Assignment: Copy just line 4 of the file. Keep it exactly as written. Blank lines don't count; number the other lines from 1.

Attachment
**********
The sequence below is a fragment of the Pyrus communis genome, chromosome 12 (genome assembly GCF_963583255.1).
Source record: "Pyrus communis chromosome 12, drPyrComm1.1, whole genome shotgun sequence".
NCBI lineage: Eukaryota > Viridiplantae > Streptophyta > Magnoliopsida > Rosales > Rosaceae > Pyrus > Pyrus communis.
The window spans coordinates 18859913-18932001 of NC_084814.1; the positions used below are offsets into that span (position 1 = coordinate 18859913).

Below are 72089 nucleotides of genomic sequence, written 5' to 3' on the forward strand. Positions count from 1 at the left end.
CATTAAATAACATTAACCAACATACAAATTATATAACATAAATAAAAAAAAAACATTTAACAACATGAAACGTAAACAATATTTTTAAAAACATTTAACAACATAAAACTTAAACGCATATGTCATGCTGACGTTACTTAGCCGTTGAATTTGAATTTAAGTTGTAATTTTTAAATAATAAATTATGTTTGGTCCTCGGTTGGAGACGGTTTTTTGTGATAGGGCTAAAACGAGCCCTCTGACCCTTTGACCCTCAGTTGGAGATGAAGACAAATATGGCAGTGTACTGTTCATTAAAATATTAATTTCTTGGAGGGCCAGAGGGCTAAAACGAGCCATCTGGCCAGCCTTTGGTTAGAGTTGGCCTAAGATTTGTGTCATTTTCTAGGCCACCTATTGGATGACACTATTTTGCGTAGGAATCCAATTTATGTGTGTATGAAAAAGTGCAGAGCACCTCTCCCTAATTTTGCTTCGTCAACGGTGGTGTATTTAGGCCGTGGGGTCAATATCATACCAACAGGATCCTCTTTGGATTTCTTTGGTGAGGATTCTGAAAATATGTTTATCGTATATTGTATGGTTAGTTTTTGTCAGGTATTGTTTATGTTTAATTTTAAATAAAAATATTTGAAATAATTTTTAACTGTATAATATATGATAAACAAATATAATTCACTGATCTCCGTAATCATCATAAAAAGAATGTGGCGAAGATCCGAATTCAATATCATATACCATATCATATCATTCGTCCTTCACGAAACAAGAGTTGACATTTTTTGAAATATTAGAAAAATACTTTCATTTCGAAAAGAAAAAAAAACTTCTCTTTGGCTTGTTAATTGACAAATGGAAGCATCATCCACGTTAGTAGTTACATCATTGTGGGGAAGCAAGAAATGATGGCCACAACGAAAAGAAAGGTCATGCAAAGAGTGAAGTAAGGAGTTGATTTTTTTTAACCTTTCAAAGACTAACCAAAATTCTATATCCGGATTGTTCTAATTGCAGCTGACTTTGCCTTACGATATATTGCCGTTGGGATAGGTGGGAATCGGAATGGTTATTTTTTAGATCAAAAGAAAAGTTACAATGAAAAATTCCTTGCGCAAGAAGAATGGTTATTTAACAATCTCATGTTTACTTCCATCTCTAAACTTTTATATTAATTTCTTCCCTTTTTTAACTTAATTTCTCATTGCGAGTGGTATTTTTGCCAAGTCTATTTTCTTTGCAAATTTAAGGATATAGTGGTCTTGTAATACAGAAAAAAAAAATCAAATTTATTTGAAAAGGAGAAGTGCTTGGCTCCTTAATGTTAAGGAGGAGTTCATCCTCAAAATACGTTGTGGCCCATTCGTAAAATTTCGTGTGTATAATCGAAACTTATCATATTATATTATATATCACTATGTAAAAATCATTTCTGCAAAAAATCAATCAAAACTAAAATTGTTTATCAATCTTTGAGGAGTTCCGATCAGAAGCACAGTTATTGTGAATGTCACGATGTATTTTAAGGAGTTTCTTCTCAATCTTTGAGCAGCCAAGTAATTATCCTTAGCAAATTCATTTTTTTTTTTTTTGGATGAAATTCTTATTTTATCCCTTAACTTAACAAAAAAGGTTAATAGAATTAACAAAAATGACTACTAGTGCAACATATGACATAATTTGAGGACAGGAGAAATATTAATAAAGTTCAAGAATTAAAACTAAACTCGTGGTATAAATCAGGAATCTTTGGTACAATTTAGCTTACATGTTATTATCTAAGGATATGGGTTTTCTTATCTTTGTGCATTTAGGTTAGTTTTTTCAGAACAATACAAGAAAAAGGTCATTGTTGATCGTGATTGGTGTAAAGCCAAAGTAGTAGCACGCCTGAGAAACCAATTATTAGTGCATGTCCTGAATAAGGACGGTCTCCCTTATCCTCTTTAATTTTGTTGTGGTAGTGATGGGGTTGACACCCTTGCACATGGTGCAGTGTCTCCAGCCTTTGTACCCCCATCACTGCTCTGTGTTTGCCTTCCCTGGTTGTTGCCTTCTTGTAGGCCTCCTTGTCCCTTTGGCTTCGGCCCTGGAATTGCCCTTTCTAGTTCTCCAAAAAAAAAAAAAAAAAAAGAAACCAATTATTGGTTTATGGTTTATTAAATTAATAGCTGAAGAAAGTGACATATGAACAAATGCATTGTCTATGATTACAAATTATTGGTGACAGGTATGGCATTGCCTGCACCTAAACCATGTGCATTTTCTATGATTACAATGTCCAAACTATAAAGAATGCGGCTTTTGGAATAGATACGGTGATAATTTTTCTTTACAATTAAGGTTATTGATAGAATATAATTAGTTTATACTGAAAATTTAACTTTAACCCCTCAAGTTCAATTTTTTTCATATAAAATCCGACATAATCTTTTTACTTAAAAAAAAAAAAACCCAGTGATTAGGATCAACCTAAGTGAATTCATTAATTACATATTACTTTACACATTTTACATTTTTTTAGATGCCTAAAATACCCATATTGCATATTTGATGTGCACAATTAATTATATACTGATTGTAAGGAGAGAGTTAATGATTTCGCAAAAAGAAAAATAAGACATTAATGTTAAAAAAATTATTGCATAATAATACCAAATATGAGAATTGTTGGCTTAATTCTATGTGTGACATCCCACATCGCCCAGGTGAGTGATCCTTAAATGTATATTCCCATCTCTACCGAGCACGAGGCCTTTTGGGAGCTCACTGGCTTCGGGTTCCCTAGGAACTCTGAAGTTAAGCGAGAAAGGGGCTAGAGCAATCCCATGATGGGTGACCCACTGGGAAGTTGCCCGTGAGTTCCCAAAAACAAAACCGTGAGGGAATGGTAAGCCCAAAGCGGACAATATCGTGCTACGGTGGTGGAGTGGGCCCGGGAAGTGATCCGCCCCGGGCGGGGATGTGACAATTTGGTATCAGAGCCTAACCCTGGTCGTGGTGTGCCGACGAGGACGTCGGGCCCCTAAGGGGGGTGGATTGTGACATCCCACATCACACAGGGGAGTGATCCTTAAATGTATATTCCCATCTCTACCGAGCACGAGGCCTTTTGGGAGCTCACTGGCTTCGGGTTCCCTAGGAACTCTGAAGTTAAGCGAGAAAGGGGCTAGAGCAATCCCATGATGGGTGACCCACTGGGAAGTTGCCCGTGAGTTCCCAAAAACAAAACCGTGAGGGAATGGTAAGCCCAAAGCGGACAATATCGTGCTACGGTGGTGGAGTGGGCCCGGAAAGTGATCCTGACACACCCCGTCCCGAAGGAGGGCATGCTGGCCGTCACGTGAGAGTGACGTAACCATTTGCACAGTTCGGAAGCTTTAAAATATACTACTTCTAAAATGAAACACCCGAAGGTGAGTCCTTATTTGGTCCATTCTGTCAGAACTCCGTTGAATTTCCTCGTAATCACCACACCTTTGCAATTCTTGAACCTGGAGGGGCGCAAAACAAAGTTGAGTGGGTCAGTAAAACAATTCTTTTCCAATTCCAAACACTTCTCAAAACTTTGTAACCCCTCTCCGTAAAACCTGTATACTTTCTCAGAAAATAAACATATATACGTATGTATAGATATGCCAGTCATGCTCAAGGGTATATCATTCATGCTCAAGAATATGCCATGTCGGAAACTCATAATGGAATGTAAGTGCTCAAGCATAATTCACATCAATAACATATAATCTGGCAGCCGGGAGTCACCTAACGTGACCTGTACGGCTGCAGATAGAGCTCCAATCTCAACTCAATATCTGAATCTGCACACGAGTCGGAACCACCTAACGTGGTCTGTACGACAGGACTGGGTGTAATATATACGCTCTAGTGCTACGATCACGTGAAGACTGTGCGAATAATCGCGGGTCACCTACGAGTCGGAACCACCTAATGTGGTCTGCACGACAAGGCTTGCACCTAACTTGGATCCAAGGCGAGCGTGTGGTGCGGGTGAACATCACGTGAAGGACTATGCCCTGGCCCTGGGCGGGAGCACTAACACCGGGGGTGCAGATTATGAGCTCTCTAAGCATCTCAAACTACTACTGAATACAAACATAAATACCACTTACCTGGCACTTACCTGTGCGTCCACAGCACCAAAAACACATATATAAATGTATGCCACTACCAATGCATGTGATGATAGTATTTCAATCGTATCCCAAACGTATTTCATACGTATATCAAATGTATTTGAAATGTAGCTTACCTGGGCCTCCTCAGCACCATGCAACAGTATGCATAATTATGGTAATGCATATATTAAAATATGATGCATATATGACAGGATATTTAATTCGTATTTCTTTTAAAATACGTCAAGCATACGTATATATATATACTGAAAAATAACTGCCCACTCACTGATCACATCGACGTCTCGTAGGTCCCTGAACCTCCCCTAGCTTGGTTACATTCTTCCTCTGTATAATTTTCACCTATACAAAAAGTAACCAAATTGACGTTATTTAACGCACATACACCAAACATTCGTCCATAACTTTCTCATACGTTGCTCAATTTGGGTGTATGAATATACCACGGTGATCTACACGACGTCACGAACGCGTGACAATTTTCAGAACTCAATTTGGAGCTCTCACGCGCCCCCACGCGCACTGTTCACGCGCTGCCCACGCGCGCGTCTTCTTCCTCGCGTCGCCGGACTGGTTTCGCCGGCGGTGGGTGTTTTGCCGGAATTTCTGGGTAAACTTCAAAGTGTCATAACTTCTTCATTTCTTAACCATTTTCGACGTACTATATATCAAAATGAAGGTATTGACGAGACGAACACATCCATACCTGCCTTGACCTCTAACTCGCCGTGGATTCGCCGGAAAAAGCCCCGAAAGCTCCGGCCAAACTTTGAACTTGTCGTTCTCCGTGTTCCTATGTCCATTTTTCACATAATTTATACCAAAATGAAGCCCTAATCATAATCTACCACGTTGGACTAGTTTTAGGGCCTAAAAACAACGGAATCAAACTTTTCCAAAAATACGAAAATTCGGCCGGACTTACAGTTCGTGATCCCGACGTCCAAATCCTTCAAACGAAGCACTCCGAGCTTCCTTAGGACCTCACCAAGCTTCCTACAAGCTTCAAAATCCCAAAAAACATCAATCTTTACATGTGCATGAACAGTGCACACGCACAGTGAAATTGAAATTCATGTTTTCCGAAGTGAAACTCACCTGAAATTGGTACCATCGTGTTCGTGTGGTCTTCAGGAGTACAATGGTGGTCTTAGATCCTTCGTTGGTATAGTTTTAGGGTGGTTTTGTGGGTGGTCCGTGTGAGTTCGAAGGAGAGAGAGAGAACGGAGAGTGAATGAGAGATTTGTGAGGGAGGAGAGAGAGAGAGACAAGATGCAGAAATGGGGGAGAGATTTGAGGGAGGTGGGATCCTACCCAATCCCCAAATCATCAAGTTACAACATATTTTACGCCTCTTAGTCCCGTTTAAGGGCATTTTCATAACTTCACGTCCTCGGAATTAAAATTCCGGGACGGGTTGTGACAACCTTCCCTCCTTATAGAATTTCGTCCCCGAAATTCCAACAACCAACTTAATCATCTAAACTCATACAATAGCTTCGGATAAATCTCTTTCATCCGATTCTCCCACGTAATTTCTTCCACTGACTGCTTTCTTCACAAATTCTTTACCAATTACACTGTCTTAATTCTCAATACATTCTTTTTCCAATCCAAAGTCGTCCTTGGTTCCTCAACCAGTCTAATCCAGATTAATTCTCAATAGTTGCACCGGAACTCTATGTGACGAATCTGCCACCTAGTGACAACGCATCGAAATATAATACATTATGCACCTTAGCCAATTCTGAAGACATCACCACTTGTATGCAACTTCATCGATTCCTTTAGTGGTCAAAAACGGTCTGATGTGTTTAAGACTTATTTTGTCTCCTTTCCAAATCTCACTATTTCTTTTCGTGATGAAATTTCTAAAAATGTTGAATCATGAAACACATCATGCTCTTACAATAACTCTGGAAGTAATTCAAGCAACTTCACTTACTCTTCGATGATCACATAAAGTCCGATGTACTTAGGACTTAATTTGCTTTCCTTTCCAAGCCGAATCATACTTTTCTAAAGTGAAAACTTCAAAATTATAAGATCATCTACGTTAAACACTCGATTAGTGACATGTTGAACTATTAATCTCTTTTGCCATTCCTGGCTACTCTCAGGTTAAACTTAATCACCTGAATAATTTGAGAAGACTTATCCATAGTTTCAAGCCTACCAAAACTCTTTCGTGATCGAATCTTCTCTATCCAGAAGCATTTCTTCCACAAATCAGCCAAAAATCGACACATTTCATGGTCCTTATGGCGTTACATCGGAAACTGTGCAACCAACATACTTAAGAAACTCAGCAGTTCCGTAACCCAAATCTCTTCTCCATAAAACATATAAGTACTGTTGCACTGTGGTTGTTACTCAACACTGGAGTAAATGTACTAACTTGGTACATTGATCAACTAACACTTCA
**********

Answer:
The window spans coordinates 18859913-18932001 of NC_084814.1; the positions used below are offsets into that span (position 1 = coordinate 18859913).